September 30, 2012
Quebec student leaders want to spark national anti-Harper movement
By Giuseppe Valiante, QMI Agency
The face of the Quebec student protests, Gabriel Nadeau-Dubois, has embarked on a Canada-wide tour to inspire Canadians to fight against austerity measures as well as Prime Minister Stephen Harper.
The seven-day speaking tour began Saturday in London, Ont., and ends Oct. 5 in Vancouver.
Nadeau-Dubois is joined on the tour by a former representative from Quebec student federation, CLASSE, as well as Ethan Cox, the Quebec correspondent for Rabble.ca, an online news organization.
Nadeau-Dubois was the spokesman for CLASSE during most of the student protests this year. He resigned in August.
Cox told QMI Agency the Communications, Energy and Paperworkers Union of Canada (CEP) financed about one-third of the cost of the pan-Canadian tour. The rest of the money came in “dribs and drabs” from other unions and community organizations across the country, Cox said.
The tour is also sponsored by Rabble.ca and Leadnow.ca, which bills itself on its website as an organization that seeks “to help Canadians take action together for the fair, responsible and democratic Canada that we believe in.”
Cox would not say how much money was raised for the tour.
QMI Agency was unable to reach the CEP or LeanNow.ca for comment.
Cox said the goal of the tour is to teach Canadians how to build social movements similar to Quebec’s student movement.
He said the critical component of the success of Quebec’s student protests was that each student “felt a sense of ownership” in the movement.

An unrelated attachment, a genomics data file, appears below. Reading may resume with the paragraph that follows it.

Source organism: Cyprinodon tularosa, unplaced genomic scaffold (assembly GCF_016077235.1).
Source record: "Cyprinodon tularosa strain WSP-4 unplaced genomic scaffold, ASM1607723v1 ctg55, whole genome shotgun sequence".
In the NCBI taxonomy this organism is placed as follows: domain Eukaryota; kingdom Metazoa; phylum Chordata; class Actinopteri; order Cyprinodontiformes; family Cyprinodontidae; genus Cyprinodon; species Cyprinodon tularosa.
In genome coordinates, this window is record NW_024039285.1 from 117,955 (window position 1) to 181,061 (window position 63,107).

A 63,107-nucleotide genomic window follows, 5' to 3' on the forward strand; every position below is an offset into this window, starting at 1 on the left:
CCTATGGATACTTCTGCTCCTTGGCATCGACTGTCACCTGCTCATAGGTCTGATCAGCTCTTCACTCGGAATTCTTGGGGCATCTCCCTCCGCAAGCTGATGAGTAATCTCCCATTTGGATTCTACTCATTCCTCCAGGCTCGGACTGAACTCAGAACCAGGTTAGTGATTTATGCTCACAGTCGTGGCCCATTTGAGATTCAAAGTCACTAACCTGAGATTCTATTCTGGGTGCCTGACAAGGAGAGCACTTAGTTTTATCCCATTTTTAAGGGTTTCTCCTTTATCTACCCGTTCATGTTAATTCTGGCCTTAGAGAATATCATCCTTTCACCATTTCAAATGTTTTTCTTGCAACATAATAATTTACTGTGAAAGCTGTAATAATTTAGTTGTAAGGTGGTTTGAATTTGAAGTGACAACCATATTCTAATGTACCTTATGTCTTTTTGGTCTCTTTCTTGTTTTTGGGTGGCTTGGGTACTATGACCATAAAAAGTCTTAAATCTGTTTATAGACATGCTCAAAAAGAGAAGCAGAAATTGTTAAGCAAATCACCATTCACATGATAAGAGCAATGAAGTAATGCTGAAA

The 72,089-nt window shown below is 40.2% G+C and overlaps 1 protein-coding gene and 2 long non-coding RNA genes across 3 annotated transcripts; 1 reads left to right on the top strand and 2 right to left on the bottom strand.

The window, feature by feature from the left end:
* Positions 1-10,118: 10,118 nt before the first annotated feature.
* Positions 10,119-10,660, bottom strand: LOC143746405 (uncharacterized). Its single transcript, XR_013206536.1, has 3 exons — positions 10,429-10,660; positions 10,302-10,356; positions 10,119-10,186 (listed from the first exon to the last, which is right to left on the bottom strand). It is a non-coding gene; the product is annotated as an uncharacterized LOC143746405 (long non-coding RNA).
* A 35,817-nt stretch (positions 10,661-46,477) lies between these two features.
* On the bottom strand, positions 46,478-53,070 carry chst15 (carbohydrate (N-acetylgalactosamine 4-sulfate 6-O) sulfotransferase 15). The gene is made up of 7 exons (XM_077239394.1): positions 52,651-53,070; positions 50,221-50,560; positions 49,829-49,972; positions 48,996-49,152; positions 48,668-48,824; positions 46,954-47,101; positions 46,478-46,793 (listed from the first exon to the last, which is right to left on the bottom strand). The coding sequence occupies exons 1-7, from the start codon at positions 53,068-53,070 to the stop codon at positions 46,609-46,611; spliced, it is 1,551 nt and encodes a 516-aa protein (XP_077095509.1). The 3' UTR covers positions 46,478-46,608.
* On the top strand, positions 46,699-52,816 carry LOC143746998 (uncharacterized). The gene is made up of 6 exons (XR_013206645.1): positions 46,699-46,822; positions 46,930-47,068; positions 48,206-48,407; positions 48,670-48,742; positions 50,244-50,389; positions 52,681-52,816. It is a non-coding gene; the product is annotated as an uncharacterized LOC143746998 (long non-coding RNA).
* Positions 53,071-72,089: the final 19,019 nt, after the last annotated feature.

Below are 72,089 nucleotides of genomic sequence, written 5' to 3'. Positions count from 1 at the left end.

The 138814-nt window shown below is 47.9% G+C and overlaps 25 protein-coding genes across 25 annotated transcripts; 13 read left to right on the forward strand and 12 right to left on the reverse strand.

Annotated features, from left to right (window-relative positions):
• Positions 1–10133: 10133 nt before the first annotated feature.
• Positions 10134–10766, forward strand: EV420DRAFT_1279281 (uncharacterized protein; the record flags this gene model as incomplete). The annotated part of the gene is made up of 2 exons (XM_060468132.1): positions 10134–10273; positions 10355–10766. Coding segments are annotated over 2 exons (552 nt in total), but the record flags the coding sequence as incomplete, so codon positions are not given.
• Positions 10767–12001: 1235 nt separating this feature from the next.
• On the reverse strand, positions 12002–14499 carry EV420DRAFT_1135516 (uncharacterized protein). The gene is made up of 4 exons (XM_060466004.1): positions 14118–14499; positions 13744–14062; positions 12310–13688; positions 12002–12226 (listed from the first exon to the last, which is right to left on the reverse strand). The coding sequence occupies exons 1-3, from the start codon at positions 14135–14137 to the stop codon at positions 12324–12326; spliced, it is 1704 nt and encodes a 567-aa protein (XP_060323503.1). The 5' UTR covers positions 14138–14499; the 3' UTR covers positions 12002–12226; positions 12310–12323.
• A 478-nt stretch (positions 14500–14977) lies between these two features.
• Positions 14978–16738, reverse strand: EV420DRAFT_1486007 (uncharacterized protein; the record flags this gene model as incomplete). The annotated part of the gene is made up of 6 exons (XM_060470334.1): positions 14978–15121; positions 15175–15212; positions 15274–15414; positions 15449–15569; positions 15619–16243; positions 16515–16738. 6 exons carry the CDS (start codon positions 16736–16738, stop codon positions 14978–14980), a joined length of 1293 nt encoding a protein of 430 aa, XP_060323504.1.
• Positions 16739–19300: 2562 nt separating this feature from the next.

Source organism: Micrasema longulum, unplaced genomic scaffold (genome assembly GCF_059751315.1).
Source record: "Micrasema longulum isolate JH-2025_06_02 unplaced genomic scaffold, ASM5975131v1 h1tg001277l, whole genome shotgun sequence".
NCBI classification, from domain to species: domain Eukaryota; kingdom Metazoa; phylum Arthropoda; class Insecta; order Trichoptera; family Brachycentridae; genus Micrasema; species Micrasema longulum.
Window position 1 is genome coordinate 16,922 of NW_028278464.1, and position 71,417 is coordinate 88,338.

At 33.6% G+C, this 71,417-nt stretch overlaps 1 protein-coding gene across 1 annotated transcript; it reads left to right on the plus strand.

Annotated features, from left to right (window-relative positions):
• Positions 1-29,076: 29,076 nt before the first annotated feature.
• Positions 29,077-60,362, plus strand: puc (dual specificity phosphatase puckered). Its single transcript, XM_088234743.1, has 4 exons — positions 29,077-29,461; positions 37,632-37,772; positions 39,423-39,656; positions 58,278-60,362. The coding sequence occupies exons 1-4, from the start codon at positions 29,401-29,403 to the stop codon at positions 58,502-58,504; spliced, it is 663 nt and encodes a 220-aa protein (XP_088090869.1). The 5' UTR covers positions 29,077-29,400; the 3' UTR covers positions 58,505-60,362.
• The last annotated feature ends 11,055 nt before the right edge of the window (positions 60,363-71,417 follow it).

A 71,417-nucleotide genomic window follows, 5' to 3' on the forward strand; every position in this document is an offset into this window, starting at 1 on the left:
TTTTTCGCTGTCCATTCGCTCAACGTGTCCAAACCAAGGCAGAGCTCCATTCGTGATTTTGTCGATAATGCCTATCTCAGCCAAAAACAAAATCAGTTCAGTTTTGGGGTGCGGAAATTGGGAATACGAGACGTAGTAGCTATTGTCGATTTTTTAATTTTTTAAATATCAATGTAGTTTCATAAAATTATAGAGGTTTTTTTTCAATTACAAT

Tens of thousands of Quebec students went on strike between February and August against the government’s decision to increase tuition by 82% over seven years.
Former Quebec Premier Jean Charest called an election in August, in part, to quell the social unrest that had rocked the province since the strike started.
The Charest Liberals narrowly lost the Sept. 4 election and the winning Parti Quebecois cancelled the tuition hike.
Cox said the tour is to “give people a concrete example of a successful social movement and inspire people to fight for what is important to them.
“And yes, we desperately need to get rid of Stephen Harper,” he added.
The Harper government is dismantling the country’s social welfare state, Cox said, “and that needs to be resisted.”
“Democracy cannot be restricted solely to electoral politics. Democracy is a lot more than voting every four years,” he said.
The three speakers are scheduled to give presentations in Toronto, Saskatoon, Regina, Winnipeg, Victoria and Vancouver.
Cox said Saturday’s event in London drew about 150 people.